Monday, 29 September 2014

Theatre 2014: Review Thirty-One

To Kill a Mockingbird, Theatre Royal, Norwich. September 2014.

I ran out of time to see this at the Open Air Theatre both last summer and this so I was very pleased to read it was coming to Norwich and that some colleagues were as keen as me to see it.

From the moment the actors appeared on the stage to the moment the curtain fell I was transfixed and I was living in 1930s America with the cast.

Rather than turning the book into a straight play and adding too much new dialogue to a classic story the cast read from the novel and various scenes are then acted out, I'm not familiar enough with the text to know if this was the original dialogue but for me it worked absolutely.

The big courtroom scene blew me away totally and even though I knew how it ended I was swept away totally and really couldn't believe that a anyone would have reached the verdict reached.  I loved the playing of the scene to the audience as well, making us the jury worked brilliantly.

The whole production was incredibly strong, with a very small part of me finding the young actor playing Jem to be a little weaker than the rest but apart from that the staging, the music and the who thing were just fantastic.

By the end I had a definite lump in my throat (as did my companions) and this play has jumped right up towards the tops of my favourite plays of the year.

Monday, 22 September 2014

Talented friends

Unspeakable by Abbie Rushton
Electronic proof provided by

This review comes with the disclaimer that I know the author and have done for many years, however the proof was provided through a third party and the review isn't paid for or sponsored in any way.

Good teen fiction that doesn't feature the supernatural seemed to be on the decline recently and then came the wonderful John Green with The Fault in Our Stars and happily good quality teen fiction with real characters is back on the publishers' agendas.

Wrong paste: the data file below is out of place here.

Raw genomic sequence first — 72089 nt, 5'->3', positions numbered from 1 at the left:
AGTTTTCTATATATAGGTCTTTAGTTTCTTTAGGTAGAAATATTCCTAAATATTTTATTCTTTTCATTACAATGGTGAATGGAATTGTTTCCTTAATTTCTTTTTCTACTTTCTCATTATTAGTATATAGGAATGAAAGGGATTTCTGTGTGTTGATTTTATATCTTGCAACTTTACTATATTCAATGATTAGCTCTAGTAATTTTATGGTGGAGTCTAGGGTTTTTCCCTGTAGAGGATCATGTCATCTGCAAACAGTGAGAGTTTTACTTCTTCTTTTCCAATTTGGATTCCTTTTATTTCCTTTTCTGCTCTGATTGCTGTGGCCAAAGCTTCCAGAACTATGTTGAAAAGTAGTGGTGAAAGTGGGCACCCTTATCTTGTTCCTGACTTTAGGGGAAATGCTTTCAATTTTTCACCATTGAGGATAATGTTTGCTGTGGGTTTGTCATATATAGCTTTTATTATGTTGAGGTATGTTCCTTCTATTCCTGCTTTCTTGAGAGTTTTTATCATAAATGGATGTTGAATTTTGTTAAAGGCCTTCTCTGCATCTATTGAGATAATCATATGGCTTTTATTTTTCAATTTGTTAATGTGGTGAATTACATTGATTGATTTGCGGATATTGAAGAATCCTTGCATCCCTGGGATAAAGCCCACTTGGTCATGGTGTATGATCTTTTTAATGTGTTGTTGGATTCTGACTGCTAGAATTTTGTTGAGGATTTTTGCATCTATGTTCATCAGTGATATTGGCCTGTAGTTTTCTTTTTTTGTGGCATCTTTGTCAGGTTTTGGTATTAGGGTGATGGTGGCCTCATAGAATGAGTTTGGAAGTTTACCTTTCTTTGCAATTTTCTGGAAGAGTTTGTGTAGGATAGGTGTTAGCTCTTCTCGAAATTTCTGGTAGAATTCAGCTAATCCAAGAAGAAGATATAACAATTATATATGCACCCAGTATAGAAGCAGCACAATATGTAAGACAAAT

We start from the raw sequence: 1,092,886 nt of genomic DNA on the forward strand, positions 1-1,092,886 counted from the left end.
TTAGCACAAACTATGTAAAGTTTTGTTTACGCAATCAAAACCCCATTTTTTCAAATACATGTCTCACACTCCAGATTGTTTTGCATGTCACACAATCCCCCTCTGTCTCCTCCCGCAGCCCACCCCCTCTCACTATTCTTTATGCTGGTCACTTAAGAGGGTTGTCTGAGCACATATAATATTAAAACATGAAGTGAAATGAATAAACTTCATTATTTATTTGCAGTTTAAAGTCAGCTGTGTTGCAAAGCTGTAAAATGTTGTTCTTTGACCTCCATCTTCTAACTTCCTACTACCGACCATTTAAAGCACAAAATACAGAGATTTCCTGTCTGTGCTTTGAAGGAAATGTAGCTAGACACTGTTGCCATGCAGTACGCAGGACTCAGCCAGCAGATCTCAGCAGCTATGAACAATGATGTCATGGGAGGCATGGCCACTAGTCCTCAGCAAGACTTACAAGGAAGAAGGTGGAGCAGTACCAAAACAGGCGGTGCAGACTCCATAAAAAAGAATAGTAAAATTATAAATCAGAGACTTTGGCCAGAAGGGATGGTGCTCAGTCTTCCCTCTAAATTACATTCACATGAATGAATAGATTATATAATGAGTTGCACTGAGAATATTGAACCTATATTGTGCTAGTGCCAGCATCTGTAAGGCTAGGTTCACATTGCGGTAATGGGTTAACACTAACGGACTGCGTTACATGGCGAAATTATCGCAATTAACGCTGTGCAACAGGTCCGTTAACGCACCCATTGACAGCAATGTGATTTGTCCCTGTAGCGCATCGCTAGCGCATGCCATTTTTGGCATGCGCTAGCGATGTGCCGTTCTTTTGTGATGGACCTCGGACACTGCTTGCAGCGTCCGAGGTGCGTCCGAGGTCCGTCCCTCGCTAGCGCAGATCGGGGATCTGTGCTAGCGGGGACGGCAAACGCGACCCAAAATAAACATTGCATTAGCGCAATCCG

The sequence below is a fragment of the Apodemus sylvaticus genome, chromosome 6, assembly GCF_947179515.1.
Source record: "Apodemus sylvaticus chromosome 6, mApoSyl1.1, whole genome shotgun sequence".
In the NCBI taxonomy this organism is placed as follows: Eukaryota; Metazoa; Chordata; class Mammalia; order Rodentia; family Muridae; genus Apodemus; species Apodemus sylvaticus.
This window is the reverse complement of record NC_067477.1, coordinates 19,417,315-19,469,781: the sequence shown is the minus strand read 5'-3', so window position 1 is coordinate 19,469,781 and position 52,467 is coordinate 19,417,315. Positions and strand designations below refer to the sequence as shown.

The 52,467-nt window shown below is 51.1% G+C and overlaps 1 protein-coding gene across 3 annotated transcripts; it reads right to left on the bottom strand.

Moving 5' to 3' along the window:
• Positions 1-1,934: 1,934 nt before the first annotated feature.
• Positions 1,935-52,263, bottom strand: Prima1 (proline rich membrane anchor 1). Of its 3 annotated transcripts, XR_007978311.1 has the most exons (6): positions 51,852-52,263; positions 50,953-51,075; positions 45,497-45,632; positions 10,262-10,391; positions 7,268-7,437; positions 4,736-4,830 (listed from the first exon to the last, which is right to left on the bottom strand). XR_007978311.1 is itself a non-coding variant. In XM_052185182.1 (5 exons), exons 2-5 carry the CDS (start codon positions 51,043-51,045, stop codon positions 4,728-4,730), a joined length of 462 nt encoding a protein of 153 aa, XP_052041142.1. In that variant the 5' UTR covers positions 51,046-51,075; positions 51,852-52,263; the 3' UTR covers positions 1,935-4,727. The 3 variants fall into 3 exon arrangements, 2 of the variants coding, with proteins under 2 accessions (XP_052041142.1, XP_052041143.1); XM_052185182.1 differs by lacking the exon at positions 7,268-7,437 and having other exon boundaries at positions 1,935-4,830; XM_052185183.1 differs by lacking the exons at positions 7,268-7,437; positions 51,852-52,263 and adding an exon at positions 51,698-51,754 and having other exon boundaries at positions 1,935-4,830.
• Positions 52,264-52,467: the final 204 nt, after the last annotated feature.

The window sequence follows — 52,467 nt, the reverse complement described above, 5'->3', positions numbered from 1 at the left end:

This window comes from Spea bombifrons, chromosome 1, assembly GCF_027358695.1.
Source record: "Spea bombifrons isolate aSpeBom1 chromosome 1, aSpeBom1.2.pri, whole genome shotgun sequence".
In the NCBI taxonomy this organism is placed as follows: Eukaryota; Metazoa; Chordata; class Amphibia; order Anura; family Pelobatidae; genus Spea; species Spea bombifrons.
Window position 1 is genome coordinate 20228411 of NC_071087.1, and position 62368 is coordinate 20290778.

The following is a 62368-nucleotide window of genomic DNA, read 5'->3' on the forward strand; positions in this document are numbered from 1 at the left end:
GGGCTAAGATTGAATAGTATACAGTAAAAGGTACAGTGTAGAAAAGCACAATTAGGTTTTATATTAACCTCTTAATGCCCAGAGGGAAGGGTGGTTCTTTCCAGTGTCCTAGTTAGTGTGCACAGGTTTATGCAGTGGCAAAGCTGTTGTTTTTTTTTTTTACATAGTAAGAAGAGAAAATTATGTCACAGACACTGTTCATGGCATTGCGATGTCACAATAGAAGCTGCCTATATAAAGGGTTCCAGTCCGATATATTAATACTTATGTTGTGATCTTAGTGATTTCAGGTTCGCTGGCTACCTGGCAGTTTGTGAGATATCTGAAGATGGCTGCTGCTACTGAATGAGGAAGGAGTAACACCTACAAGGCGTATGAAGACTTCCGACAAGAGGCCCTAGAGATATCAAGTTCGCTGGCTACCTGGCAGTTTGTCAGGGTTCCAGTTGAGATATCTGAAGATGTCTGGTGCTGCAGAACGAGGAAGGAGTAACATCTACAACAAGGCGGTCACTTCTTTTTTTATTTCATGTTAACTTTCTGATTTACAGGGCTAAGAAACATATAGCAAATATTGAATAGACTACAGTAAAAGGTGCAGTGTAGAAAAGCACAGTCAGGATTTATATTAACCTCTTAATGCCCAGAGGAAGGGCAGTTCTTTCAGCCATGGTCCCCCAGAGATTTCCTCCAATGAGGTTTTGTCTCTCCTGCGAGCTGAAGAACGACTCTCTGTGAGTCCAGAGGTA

Unspeakable had me gripped from the start. A traumatic event has seen Megan lose both her best friend and the ability to speak and the start of the new school year is not going well.  Along comes Jasmine and all of a sudden things are starting to look up, however the secrets surrounding the events that left Megan unable to speak are causing more trouble than can be imagined...

The book was a fast paced read with elements of a thriller, a teen 'problem' novel, and a love story all of which combine wonderfully and do not conform to expectations - the first love isn't what you think, there are no miracle cures and mental health issues aren't always what they seem.

The book has a nice well finished ending that leaves you wanting to know more about the characters but without a sequel at all being needed or hinted at - hurrah, I love stand alone novels!

It has a really nice British feel about it, without being full of over description, I could see all of the characters and locations clearly. The issues that teenagers face - peer pressure, school pressure, drinking, parental problems, etc. - are all just a natural part of the plot not the focus of a preachy novel.
I did spot the slight twist coming which is unusual for me but I did follow the red-herring for a long time so this was well done.

The major downside is that the book isn't published until February 2015 and you'll all have to wait to share my happiness that is Abbie's fantastic book!

Saturday, 20 September 2014

Theatre 2014 - Review Thirty

The Comedy of Errors, Shakespeare's Globe, London. September 2014.

After seeing this earlier in the year and being less than impressed I was nervous about seeing this play even at my favourite venue - was it going to be another Julius Caesar and play I just don't like?

It started very well with a silent mime in the style of the old Chaplin-esque slapstick comedy of a man trying to get some washing off a line.  It really was something you had to see to understand just how funny it was, made all the better by a mobile phone ringing in the audience and the actor encompassing this into his routine.

The play itself is daft, mistaken identity taken well beyond the bounds of any plausibility but as the cast seemed to be having so much fun you could over look the daft plot and just go with it.  I think that some of my dislike of the earlier production is to do with the source material but this version was so much more fun - it didn't need added smut or nuns dressed as tarts to work.